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August Is for Broccoli Lovers

August 22, 1996|RUSS PARSONS

People don't usually consider broccoli a summer vegetable, but then no one ever mistook August in the Salinas Valley for usual summer weather.

A combination of those two factors has broccoli at rock-bottom prices at a time when quality is about as good as it gets. The wholesale price for broccoli this week is about 30 cents a pound.

The pricing problem (for growers) is two-fold. First, because of the Salinas area's cool, misty mornings--just the kind of weather broccoli loves--there's a lot of the vegetable around. Then there's the fact that no one really feels like pushing broccoli in the middle of August.

Consumers tend to think of broccoli as something to eat in the winter and spring, and so do produce sellers. With everyone busy enjoying the bounty of summer--tomatoes, zucchini, eggplants--there's just not much thought given to poor old broccoli.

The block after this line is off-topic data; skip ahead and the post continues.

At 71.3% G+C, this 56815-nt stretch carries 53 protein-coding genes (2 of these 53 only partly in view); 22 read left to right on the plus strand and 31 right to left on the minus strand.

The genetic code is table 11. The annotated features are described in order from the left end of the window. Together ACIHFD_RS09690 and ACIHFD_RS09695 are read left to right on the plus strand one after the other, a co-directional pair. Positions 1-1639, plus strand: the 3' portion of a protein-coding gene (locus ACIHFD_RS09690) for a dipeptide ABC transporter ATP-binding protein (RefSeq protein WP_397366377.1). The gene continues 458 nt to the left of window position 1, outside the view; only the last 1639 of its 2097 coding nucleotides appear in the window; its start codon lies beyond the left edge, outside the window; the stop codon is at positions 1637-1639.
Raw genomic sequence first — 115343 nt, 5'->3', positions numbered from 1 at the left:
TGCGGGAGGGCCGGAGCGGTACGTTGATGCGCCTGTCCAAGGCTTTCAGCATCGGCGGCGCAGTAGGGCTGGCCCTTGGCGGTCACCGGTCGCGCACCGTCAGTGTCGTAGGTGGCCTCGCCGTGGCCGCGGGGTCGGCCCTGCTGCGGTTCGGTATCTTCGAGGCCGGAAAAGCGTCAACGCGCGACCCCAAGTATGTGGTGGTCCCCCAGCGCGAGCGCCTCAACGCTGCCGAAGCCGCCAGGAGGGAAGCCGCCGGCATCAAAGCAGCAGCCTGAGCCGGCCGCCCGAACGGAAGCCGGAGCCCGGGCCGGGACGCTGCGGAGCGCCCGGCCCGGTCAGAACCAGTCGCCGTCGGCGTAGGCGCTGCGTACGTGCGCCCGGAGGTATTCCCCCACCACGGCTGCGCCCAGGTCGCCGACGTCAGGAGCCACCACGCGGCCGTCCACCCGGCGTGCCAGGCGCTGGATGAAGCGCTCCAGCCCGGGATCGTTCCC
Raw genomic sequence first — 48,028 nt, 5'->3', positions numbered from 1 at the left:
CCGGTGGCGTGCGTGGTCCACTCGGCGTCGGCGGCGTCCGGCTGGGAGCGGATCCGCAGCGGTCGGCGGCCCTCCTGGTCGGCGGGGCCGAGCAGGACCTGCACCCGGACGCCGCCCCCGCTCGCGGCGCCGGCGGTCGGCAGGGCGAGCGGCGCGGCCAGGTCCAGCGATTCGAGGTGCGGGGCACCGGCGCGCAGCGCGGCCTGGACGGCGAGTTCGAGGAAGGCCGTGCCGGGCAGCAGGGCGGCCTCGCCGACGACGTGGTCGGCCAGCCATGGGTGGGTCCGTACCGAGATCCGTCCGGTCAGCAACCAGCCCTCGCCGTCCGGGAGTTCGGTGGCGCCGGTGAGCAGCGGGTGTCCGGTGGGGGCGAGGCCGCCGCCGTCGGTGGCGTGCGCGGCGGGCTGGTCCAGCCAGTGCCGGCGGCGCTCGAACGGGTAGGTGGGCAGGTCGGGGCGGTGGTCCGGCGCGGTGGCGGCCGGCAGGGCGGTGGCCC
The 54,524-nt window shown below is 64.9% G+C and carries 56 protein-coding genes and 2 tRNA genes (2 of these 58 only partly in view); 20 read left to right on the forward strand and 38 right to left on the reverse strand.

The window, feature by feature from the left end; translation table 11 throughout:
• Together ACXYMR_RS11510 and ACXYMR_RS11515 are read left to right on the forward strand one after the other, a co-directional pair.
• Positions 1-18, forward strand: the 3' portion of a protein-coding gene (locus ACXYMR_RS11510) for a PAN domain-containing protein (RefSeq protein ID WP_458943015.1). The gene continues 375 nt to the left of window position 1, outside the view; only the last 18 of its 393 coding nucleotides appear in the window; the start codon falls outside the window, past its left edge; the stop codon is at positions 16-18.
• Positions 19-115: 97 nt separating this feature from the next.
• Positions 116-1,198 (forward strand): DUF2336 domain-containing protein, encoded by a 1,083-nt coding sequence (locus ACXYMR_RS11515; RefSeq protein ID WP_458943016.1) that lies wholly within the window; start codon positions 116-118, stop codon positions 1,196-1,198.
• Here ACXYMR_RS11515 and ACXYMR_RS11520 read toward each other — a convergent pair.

When buying broccoli, make sure the heads are tight and dark green. There should be no fading, and you certainly don't want any yellow flowering--that indicates the broccoli was picked too late and is likely to be bitter.

Check the other end as well. Avoid broccoli when the cut end of the stalk looks dried out or split. In the first case, it's too old. Splitting is evidence of an abnormal growth pattern that can result in hollow, stringy stems.

Speaking of which, though the florets are the glamorous part of the broccoli plant, good cooks don't overlook the stems (witness the boom in packaged so-called broccoli slaw--really grated stems). The larger stems need to be peeled just as you would a carrot or potato. But, once peeled, they can be cut up and treated just like the more delicate tops.

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